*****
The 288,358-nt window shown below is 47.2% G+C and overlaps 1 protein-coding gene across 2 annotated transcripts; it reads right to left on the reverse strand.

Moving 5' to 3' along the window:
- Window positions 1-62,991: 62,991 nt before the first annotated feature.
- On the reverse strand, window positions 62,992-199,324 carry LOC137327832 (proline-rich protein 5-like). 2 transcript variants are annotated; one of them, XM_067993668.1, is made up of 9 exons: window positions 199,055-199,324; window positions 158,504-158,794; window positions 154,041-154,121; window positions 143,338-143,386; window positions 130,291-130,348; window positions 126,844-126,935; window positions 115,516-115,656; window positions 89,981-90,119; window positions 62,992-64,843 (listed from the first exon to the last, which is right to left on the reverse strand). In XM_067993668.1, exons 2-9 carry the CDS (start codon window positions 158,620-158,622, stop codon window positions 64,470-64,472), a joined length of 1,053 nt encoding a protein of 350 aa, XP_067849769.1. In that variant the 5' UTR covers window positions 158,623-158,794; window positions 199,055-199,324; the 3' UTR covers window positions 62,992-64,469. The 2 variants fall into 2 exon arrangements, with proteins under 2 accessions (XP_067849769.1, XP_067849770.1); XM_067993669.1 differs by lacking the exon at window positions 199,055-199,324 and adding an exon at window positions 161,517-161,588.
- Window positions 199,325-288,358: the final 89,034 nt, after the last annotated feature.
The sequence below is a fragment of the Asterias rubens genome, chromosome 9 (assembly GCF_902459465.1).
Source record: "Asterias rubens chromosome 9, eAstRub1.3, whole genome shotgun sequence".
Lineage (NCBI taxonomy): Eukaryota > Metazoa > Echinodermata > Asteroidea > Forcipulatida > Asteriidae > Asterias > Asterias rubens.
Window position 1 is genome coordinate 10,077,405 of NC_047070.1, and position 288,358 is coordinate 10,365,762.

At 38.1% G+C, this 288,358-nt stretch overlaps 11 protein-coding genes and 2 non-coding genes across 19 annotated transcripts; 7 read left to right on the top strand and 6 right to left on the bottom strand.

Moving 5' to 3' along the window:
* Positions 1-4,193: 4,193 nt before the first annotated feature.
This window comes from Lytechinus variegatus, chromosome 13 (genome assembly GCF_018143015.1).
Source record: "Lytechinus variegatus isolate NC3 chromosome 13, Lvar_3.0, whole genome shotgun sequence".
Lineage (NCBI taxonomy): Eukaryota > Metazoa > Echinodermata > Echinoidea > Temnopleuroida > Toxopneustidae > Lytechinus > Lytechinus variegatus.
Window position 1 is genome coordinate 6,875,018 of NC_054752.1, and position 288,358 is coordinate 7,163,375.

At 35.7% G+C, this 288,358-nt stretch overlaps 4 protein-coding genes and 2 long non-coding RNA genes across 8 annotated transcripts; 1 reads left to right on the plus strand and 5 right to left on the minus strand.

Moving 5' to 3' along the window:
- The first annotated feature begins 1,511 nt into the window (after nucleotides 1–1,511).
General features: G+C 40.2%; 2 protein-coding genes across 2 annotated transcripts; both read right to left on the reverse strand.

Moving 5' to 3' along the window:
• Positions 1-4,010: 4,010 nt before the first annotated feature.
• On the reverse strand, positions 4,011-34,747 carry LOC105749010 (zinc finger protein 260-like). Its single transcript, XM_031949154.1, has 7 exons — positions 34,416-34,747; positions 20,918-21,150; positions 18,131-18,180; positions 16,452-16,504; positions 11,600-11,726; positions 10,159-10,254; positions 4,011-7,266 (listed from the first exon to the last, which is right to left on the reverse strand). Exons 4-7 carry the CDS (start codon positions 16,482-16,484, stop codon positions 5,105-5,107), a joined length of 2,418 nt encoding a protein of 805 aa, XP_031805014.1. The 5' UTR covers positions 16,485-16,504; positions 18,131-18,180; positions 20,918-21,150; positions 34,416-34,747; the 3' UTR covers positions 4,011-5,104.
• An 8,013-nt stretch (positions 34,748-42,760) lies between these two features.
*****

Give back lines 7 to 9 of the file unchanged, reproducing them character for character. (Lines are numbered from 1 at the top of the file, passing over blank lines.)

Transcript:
Source record: "Asterias rubens chromosome 9, eAstRub1.3, whole genome shotgun sequence".
Lineage (NCBI taxonomy): Eukaryota > Metazoa > Echinodermata > Asteroidea > Forcipulatida > Asteriidae > Asterias > Asterias rubens.
Window position 1 is genome coordinate 10,077,405 of NC_047070.1, and position 288,358 is coordinate 10,365,762.